Scroll to Continue
Adult males range from 40 to 52 feet and can weigh up to 45 tons. Despite their size, humpback whales are graceful acrobats. Keep your eye on the ocean and you might see one breach, propelling up to 40 percent of its body out of the water and landing on its side with a spectacular splash.
Whales have great cultural significance for Native Hawaiians. They play a large role in Hawaiian legend—including one creation story—and appear in ancient petroglyphs on several islands. The return of the kohola (humpback whale) is considered more of a homecoming than a visit. Humpback whales are born in Hawaiian waters, making them kamaaina (native born). Some Native Hawaiians also believe the whales are aumakua (family guardians), so these gentle giants are treated with great respect.
Cultural Significance of Whales in Hawaii
Although humpback whales can be seen from all of the Hawaiian Islands, the shallow Auau Channel between Maui, Molokai and Lanai is one of the best whale-watching destinations in the world.
What's the Best Way to See Whales?
You may also spot kohola from the southern shores of Oahu, especially at Makapuu Lighthouse and along the seaside overlooks near Leahi (Diamond Head).
Kauai offers a range of whale-viewing opportunities, including Poipu Beach on the South Shore, Kilauea Lighthouse on the North Shore and Kapaa Overlook on the island’s Coconut Coast.
On the island of Hawaii, whales are often seen along the shores of the Kohala Coast, as well as Hilo Bay on the east side of the island. The Puukohola Heiau National Historic Site is another great viewing spot, with its sweeping, elevated views near Kawaihae Harbor. In fact, Puukohola literally means “hill of the whale” in Hawaiian.
Boat tours may be your best option for viewing whales up close. Hawaii has dozens of tour operators, including a few that lead kayak excursions—a thrilling way to experience these majestic mammals.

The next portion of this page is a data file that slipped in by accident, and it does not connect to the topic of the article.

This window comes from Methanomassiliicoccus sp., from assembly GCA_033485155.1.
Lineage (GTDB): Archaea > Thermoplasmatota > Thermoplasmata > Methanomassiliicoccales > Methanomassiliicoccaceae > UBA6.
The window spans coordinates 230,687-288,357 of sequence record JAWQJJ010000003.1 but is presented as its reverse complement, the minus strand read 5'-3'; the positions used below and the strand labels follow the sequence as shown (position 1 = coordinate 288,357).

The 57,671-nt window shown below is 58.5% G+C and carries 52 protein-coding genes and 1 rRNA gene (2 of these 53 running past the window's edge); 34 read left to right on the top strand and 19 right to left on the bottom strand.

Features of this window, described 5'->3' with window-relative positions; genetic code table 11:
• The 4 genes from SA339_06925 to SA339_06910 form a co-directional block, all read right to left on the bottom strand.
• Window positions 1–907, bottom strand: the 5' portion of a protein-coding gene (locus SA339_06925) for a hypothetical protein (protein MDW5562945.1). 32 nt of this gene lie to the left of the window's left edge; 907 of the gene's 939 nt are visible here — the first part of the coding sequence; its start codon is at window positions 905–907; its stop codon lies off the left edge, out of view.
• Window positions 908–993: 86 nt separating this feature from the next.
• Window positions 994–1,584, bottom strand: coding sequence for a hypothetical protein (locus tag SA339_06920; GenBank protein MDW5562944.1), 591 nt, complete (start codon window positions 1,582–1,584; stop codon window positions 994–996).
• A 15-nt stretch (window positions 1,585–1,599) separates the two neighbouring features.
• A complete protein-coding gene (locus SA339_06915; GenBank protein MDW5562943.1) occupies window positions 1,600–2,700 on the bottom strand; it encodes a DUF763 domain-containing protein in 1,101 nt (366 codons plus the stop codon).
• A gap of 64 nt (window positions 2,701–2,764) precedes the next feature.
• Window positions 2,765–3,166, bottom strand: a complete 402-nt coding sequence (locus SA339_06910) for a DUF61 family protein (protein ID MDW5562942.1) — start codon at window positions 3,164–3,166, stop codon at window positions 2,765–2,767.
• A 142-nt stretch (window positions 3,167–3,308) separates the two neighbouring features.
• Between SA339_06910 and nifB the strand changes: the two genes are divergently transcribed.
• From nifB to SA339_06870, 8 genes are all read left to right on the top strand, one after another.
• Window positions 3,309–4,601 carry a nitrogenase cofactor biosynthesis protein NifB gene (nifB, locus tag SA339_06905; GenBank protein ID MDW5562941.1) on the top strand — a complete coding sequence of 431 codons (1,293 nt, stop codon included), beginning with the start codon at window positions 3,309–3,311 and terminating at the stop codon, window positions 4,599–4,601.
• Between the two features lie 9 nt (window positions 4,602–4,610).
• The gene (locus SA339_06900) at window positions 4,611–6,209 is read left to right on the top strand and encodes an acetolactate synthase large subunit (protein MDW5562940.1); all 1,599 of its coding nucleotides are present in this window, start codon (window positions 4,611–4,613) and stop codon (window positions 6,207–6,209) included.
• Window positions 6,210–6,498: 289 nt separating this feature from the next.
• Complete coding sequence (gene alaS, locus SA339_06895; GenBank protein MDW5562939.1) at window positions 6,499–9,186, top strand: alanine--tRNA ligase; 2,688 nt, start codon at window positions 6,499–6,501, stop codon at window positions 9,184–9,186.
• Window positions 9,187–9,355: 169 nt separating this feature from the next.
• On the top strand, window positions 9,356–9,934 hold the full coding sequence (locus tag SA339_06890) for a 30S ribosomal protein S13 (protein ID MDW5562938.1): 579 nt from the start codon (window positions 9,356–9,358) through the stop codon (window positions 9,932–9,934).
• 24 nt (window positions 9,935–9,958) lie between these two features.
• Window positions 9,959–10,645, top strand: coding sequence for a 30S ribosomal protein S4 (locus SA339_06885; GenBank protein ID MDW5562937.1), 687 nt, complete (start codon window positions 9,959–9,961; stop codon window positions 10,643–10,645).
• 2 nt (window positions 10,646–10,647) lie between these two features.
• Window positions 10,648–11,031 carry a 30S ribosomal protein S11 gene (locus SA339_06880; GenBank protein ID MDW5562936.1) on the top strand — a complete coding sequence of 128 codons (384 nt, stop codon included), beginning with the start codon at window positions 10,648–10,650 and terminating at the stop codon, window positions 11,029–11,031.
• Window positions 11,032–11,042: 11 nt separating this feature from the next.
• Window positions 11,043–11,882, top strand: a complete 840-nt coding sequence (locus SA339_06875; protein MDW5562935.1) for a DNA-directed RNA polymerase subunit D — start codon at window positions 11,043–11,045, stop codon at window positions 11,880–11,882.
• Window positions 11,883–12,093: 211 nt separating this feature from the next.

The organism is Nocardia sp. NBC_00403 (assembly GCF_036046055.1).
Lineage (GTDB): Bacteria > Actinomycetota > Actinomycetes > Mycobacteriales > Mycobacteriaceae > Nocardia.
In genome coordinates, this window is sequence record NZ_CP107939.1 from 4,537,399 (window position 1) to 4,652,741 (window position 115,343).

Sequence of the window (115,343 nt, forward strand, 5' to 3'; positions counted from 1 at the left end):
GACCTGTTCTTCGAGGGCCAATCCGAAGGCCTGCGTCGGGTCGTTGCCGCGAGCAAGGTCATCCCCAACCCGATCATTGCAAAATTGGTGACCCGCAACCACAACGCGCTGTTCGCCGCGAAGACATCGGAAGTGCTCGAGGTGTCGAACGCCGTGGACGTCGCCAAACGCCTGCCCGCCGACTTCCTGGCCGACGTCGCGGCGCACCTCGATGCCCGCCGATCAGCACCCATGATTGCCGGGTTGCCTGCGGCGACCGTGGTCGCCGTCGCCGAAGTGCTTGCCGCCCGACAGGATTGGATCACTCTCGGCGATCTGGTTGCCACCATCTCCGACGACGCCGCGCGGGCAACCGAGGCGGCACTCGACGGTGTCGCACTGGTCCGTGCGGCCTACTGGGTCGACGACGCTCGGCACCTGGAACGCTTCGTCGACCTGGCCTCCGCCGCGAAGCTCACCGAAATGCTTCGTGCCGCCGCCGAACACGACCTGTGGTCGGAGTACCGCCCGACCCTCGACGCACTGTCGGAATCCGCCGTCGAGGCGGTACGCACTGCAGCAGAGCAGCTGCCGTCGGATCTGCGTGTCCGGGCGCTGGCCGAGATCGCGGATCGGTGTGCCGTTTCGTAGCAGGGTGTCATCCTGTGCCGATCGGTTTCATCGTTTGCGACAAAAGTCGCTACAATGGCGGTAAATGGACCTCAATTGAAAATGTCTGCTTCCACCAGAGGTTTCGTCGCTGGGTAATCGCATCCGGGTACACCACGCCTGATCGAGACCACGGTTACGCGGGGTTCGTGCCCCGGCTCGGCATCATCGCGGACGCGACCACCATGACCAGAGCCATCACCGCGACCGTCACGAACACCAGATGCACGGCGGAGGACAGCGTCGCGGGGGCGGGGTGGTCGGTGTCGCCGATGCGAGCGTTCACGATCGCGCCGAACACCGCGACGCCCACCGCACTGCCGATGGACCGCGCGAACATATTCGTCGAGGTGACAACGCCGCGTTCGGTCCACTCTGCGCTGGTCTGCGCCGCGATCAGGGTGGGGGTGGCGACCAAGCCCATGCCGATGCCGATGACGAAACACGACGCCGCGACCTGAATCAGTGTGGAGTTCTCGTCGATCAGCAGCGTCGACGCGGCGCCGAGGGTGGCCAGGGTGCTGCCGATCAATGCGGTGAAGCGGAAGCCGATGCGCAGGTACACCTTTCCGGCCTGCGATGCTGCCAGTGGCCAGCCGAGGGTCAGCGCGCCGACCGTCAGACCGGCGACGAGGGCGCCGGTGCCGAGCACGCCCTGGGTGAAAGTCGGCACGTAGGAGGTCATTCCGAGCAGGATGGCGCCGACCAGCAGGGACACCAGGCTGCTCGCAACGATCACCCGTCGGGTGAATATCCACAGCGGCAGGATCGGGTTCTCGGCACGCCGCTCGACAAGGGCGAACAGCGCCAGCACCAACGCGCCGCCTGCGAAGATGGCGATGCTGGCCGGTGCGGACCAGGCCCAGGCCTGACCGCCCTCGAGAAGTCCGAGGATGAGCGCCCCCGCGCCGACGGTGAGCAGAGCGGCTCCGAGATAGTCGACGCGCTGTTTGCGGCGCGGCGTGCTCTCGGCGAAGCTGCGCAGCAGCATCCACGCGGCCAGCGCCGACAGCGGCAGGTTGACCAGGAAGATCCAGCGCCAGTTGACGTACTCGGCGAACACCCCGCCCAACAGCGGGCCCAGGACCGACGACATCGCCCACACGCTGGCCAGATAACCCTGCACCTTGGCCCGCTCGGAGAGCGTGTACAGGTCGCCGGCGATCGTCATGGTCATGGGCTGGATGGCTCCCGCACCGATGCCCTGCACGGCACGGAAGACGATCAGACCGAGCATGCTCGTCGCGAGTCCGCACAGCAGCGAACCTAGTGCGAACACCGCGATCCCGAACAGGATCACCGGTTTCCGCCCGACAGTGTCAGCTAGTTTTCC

In respect for the kohola and the safety of sightseers, all watercraft must stay a minimum of 100 yards from the whales, but you'll be surprised how close you feel when a 45-ton behemoth lunges out of the sea. If a boat tour is not for you, the whales’ impressive acrobatic displays are often visible from miles away. If you're on land, keep a pair of binoculars handy because you never know when you'll see a humpback’s spout (which can be 10–20 feet tall).
60 restored, plantation-era cottages spread across 27 acres of tropical oasis on Kauai's sunny west shore offer a rare glimpse into Old Hawaii. Full kitchens, private lanais, on quiet, beachfront property at the base of Waimea Canyon State Park. Relax, unwind, and embrace the experience.
Enjoy the best Kauai water adventures and most exclusive parts of Kauai. Kayak or SUP to remote areas of Wailua and Hule'ia Rivers. Hike jungle trails through valleys to secluded pools and waterfalls on private Kipu Ranch. Sea kayak magnificent Napali Coast, or paddle the hidden beaches of Poipu.
Since opening in 1956, Hotel Coral Reef has been part of life on the island of Kaua'i and our enviable beachfront location ensures you will enjoy beautiful, uninterrupted views and access to the breathtaking coastline of "'the garden island".
Family owned business selling jewelry by well known local designer Denny Wong, cultured Tahitian Pearl original designs made in Hawaii by Mark Kane Designs, Marahlago Larimar jewelry and Hawaiian Koa Wood rings, watches and more.
Wyndham Bali Hai is located in the picturesque Princeville community and offers spacious one- and two-bedroom suites that are appointed with full kitchens, dining and living areas and washer/dryer combinations that enable you to enjoy the comforts of home in this tropical paradise.
Kauai Beach Boys is Kauai's most complete ocean fun headquarters. We offer surf and stand up paddling lessons, thrilling outrigger canoe rides in the surf, beach gear rentals and sunset catamaran tours of Kalapaki Bay and the Huleia River and private Kauai Lagoons sunset tours.